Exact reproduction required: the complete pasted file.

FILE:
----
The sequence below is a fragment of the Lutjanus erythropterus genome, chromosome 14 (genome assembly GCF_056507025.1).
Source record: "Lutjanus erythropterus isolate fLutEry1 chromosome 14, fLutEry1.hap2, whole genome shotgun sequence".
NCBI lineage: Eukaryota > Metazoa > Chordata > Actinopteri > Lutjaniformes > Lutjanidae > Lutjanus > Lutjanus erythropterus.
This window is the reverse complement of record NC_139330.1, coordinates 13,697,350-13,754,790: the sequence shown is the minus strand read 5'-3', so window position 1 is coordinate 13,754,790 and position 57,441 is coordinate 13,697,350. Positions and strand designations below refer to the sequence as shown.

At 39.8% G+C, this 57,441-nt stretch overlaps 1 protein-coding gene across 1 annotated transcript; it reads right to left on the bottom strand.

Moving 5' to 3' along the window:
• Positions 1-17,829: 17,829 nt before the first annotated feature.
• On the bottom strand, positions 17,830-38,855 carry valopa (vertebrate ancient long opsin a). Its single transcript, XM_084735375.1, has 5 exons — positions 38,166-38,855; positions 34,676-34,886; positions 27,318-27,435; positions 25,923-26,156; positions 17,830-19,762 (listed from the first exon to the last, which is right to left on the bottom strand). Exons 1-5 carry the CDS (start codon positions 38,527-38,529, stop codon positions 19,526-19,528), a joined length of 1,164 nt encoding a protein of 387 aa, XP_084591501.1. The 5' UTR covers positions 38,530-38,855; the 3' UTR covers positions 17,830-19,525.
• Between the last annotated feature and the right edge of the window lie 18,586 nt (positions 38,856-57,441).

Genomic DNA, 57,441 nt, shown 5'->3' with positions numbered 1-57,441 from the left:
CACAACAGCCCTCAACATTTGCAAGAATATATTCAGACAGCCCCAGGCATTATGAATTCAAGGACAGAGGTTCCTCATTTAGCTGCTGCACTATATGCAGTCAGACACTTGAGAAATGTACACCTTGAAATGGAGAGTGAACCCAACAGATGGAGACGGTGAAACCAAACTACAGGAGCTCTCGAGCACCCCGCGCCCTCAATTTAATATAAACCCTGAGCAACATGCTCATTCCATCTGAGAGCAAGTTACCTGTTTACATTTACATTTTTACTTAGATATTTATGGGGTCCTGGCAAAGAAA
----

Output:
The sequence below is a fragment of the Lutjanus erythropterus genome, chromosome 14 (genome assembly GCF_056507025.1).
Source record: "Lutjanus erythropterus isolate fLutEry1 chromosome 14, fLutEry1.hap2, whole genome shotgun sequence".
NCBI lineage: Eukaryota > Metazoa > Chordata > Actinopteri > Lutjaniformes > Lutjanidae > Lutjanus > Lutjanus erythropterus.
This window is the reverse complement of record NC_139330.1, coordinates 13,697,350-13,754,790: the sequence shown is the minus strand read 5'-3', so window position 1 is coordinate 13,754,790 and position 57,441 is coordinate 13,697,350. Positions and strand designations below refer to the sequence as shown.

At 39.8% G+C, this 57,441-nt stretch overlaps 1 protein-coding gene across 1 annotated transcript; it reads right to left on the bottom strand.

Moving 5' to 3' along the window:
• Positions 1-17,829: 17,829 nt before the first annotated feature.
• On the bottom strand, positions 17,830-38,855 carry valopa (vertebrate ancient long opsin a). Its single transcript, XM_084735375.1, has 5 exons — positions 38,166-38,855; positions 34,676-34,886; positions 27,318-27,435; positions 25,923-26,156; positions 17,830-19,762 (listed from the first exon to the last, which is right to left on the bottom strand). Exons 1-5 carry the CDS (start codon positions 38,527-38,529, stop codon positions 19,526-19,528), a joined length of 1,164 nt encoding a protein of 387 aa, XP_084591501.1. The 5' UTR covers positions 38,530-38,855; the 3' UTR covers positions 17,830-19,525.
• Between the last annotated feature and the right edge of the window lie 18,586 nt (positions 38,856-57,441).

Genomic DNA, 57,441 nt, shown 5'->3' with positions numbered 1-57,441 from the left:
CACAACAGCCCTCAACATTTGCAAGAATATATTCAGACAGCCCCAGGCATTATGAATTCAAGGACAGAGGTTCCTCATTTAGCTGCTGCACTATATGCAGTCAGACACTTGAGAAATGTACACCTTGAAATGGAGAGTGAACCCAACAGATGGAGACGGTGAAACCAAACTACAGGAGCTCTCGAGCACCCCGCGCCCTCAATTTAATATAAACCCTGAGCAACATGCTCATTCCATCTGAGAGCAAGTTACCTGTTTACATTTACATTTTTACTTAGATATTTATGGGGTCCTGGCAAAGAAA